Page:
After participating in the dollar selloff following the FOMC announcement emerging market currencies started to weaken against the US dollar again yesterday. No great surprise there, as the greenback re-asserted its dominance against the majors as well. There were quite significant retracements across the board, which reinforces my view that what we saw on Wednesday evening was a positioning clear-out exacerbated by poor liquidity. It’s really something to watch the Brazilian real at the moment, just a few years ago we wondered if parity with the US dollar was possible, and here we are now trading above 3.30. The questions isn’t ‘how can things turn bad so quickly?’ It’s more like.. ‘how can we fail to acknowledge what is wrong for so long?’ It took the markets a long time to penalise Dilma for failing to persist with reforms, it makes me wonder where the other blatant errors are, that the market continues to ignore. Time will tell…
There isn’t much on the data front today that’s noteworthy, apart from possibly inflation data in Canada and Brazil. But talking about inflation, I was stunned to read a comment from the Bank of England’s chief economist suggesting that rate cuts are as likely as rate hikes at this stage. What is he seeing I’m not!!? Clearly his reaction function is so far away from what I would hope it is that this sort of comment is possible. And indeed that appears to be the case with his concern being low inflation. Low inflation.. really? I recall just a few years ago when inflation was so far above their mandate but they kept rates low because they saw through the number and focussed on weak growth. Here we are now with the economy getting stronger and stronger, labour markets tighter and tighter, a one off energy price fall causing low inflation readings, and now… we might need to cut rates because of… low inflation? What good is a supposedly independent central bank when there is such a clear asymmetry in the reaction function?
The Nigerian central banks reserves continue to fall, with some estimates suggesting that just $28bn or roughly four months’ worth of imports remain. With elections just days away and no meaningful policies until after the changeover, we’re looking at June or July before any new budget is implemented. It is increasingly obvious that the naira, even though it has apparently stabilised in the last few weeks, is simply untenable at current levels. While the 1 year forwards look extreme pricing in a further 30% depreciation from here, common sense suggests depreciation in the double figure percentage area for sure. No matter the outcome we are likely to be entering a period of a few months where this pseudo-stability of the naira will vanish. Strap on your seatbelts…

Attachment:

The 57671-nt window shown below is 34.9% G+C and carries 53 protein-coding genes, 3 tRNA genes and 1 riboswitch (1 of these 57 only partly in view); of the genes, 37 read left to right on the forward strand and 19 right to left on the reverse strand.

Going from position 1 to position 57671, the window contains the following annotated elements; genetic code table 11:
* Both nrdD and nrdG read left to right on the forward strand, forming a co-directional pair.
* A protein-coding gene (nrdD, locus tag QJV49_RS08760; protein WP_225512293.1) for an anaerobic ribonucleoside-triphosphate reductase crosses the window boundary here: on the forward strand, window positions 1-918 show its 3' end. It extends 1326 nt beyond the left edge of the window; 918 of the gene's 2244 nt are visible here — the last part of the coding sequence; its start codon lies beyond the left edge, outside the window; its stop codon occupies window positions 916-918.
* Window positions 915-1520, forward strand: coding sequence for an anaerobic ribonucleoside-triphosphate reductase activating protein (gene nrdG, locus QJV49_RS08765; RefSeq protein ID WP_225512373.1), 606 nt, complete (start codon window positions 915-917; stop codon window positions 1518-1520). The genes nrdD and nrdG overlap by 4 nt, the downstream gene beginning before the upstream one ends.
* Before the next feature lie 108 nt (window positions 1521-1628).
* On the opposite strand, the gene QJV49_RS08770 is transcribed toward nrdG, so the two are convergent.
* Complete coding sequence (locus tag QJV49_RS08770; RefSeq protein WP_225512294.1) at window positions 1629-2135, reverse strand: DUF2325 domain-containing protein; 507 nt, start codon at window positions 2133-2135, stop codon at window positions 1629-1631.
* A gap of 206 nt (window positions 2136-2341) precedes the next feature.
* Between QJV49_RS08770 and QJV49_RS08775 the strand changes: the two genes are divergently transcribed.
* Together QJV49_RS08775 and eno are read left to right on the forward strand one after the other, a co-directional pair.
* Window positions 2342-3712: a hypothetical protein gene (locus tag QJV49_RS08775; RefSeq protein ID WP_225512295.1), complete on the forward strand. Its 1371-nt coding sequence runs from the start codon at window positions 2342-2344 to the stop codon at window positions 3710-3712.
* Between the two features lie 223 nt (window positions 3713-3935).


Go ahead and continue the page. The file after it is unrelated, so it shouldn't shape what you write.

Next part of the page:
Next week the currency market focus might well move away from the US dollar again to the euro. The ECB is likely to limit the amount of Greek treasury bills that Greek banks can buy as one of the red lines in the Eurozone is that central banks cannot fund sovereign governments. The Greek banks are getting close to doing just that. There are a series of member state meetings in the next few days where this issue will be discussed, we all know the participants and the sides they’re on, it’s just a case of waiting to see the outcome.
While I continue to see the euro weakening versus the US dollar, we are now sufficiently close to the UK general elections, and BoE officials are so willing to talk about rate cuts, that I see a risk that the pound sterling could be weaker than the euro over the next couple of months. I would therefore not be surprised if we see a significant move higher in EUR/GBP in the near term with consequent declines in the GBP/USD as well, given our view of EUR/USD. As always we will watch the trends and update you about the level of our convictions. Have a great weekend.
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